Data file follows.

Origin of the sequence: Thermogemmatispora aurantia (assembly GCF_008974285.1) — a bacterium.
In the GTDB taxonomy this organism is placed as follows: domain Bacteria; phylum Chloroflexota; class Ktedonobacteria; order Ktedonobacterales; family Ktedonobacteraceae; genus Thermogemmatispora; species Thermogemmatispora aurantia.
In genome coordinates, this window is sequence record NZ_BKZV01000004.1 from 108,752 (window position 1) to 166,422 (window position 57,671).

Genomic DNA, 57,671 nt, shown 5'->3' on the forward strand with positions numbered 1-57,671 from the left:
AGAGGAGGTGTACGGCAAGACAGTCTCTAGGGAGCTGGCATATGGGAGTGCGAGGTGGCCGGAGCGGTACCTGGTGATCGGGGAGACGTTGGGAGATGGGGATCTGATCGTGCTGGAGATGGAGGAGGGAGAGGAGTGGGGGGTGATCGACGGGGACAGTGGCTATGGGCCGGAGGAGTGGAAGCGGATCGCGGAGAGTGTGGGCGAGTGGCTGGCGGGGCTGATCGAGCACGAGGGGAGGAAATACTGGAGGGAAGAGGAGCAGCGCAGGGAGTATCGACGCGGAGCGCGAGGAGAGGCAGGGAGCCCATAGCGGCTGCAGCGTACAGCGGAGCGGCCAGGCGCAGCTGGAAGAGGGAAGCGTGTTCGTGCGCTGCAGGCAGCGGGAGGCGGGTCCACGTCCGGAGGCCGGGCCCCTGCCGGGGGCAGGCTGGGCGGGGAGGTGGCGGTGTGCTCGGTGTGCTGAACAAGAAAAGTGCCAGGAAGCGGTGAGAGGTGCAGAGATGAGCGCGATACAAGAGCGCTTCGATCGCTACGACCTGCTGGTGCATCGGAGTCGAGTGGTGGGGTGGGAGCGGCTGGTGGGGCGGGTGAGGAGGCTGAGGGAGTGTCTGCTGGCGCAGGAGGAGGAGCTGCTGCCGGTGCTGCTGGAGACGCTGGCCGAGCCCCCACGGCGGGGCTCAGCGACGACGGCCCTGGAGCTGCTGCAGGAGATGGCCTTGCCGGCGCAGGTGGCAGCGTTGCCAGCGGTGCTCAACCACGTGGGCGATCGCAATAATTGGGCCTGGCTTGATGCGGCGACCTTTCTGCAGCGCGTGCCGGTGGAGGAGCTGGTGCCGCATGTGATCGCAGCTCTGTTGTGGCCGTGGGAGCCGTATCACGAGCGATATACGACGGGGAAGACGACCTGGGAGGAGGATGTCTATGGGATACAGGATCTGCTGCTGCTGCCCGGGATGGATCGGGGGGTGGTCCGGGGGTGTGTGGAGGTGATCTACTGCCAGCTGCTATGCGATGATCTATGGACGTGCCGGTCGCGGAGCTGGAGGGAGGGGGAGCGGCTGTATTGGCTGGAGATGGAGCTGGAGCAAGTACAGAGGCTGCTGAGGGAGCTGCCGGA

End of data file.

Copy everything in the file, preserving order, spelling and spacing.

Origin of the sequence: Thermogemmatispora aurantia (assembly GCF_008974285.1) — a bacterium.
In the GTDB taxonomy this organism is placed as follows: domain Bacteria; phylum Chloroflexota; class Ktedonobacteria; order Ktedonobacterales; family Ktedonobacteraceae; genus Thermogemmatispora; species Thermogemmatispora aurantia.
In genome coordinates, this window is sequence record NZ_BKZV01000004.1 from 108,752 (window position 1) to 166,422 (window position 57,671).

Genomic DNA, 57,671 nt, shown 5'->3' on the forward strand with positions numbered 1-57,671 from the left:
AGAGGAGGTGTACGGCAAGACAGTCTCTAGGGAGCTGGCATATGGGAGTGCGAGGTGGCCGGAGCGGTACCTGGTGATCGGGGAGACGTTGGGAGATGGGGATCTGATCGTGCTGGAGATGGAGGAGGGAGAGGAGTGGGGGGTGATCGACGGGGACAGTGGCTATGGGCCGGAGGAGTGGAAGCGGATCGCGGAGAGTGTGGGCGAGTGGCTGGCGGGGCTGATCGAGCACGAGGGGAGGAAATACTGGAGGGAAGAGGAGCAGCGCAGGGAGTATCGACGCGGAGCGCGAGGAGAGGCAGGGAGCCCATAGCGGCTGCAGCGTACAGCGGAGCGGCCAGGCGCAGCTGGAAGAGGGAAGCGTGTTCGTGCGCTGCAGGCAGCGGGAGGCGGGTCCACGTCCGGAGGCCGGGCCCCTGCCGGGGGCAGGCTGGGCGGGGAGGTGGCGGTGTGCTCGGTGTGCTGAACAAGAAAAGTGCCAGGAAGCGGTGAGAGGTGCAGAGATGAGCGCGATACAAGAGCGCTTCGATCGCTACGACCTGCTGGTGCATCGGAGTCGAGTGGTGGGGTGGGAGCGGCTGGTGGGGCGGGTGAGGAGGCTGAGGGAGTGTCTGCTGGCGCAGGAGGAGGAGCTGCTGCCGGTGCTGCTGGAGACGCTGGCCGAGCCCCCACGGCGGGGCTCAGCGACGACGGCCCTGGAGCTGCTGCAGGAGATGGCCTTGCCGGCGCAGGTGGCAGCGTTGCCAGCGGTGCTCAACCACGTGGGCGATCGCAATAATTGGGCCTGGCTTGATGCGGCGACCTTTCTGCAGCGCGTGCCGGTGGAGGAGCTGGTGCCGCATGTGATCGCAGCTCTGTTGTGGCCGTGGGAGCCGTATCACGAGCGATATACGACGGGGAAGACGACCTGGGAGGAGGATGTCTATGGGATACAGGATCTGCTGCTGCTGCCCGGGATGGATCGGGGGGTGGTCCGGGGGTGTGTGGAGGTGATCTACTGCCAGCTGCTATGCGATGATCTATGGACGTGCCGGTCGCGGAGCTGGAGGGAGGGGGAGCGGCTGTATTGGCTGGAGATGGAGCTGGAGCAAGTACAGAGGCTGCTGAGGGAGCTGCCGGA